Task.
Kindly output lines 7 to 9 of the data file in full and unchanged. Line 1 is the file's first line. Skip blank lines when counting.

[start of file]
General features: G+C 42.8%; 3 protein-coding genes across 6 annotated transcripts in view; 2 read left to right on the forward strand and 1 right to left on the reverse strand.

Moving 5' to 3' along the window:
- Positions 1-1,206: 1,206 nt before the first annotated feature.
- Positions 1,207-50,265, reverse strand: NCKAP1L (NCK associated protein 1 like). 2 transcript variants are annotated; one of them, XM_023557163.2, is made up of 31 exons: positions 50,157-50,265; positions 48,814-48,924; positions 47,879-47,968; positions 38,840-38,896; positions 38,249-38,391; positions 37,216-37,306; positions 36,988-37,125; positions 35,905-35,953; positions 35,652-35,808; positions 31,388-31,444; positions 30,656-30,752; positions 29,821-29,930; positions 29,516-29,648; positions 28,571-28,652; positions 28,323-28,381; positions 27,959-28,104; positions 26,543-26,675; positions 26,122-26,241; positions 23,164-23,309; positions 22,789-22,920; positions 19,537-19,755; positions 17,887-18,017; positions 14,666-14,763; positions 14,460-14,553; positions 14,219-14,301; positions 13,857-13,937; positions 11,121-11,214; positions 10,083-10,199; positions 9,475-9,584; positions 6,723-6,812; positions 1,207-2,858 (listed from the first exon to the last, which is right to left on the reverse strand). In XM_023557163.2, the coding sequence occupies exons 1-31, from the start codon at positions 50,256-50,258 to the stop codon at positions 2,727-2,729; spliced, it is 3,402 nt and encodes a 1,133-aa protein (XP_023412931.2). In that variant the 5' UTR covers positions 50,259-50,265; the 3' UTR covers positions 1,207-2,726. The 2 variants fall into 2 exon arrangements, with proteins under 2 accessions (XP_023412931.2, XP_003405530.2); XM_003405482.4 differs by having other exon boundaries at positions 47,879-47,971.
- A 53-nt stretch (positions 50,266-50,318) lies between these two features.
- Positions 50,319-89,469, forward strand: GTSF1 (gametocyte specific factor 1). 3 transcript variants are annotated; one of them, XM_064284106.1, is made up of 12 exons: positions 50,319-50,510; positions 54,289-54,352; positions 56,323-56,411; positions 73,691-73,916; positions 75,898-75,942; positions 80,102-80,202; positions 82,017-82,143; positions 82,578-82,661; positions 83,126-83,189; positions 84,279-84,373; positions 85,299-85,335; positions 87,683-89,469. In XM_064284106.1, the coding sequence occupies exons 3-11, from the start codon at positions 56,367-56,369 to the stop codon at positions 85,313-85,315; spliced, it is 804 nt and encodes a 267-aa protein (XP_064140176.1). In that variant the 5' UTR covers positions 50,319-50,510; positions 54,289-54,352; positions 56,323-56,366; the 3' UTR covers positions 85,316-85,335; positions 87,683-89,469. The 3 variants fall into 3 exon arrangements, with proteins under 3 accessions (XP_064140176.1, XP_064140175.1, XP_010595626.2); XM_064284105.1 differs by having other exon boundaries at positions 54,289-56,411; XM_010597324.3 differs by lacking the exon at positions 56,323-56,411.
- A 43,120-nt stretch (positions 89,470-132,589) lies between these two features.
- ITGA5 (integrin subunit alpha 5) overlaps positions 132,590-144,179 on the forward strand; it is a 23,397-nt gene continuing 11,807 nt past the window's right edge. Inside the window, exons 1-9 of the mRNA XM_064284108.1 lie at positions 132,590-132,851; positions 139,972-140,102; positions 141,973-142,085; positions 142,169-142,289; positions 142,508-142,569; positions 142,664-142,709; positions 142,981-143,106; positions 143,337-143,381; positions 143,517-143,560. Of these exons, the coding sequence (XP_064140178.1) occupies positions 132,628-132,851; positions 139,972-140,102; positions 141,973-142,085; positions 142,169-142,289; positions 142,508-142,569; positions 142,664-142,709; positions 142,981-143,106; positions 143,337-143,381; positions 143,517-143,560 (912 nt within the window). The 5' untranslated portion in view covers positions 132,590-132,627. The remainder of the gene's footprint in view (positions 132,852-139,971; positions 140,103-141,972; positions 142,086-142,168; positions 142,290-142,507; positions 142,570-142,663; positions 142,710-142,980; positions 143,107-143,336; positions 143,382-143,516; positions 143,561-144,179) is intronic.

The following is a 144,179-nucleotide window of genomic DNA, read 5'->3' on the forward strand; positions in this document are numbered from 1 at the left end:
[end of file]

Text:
- A 43,120-nt stretch (positions 89,470-132,589) lies between these two features.
- ITGA5 (integrin subunit alpha 5) overlaps positions 132,590-144,179 on the forward strand; it is a 23,397-nt gene continuing 11,807 nt past the window's right edge. Inside the window, exons 1-9 of the mRNA XM_064284108.1 lie at positions 132,590-132,851; positions 139,972-140,102; positions 141,973-142,085; positions 142,169-142,289; positions 142,508-142,569; positions 142,664-142,709; positions 142,981-143,106; positions 143,337-143,381; positions 143,517-143,560. Of these exons, the coding sequence (XP_064140178.1) occupies positions 132,628-132,851; positions 139,972-140,102; positions 141,973-142,085; positions 142,169-142,289; positions 142,508-142,569; positions 142,664-142,709; positions 142,981-143,106; positions 143,337-143,381; positions 143,517-143,560 (912 nt within the window). The 5' untranslated portion in view covers positions 132,590-132,627. The remainder of the gene's footprint in view (positions 132,852-139,971; positions 140,103-141,972; positions 142,086-142,168; positions 142,290-142,507; positions 142,570-142,663; positions 142,710-142,980; positions 143,107-143,336; positions 143,382-143,516; positions 143,561-144,179) is intronic.

The following is a 144,179-nucleotide window of genomic DNA, read 5'->3' on the forward strand; positions in this document are numbered from 1 at the left end: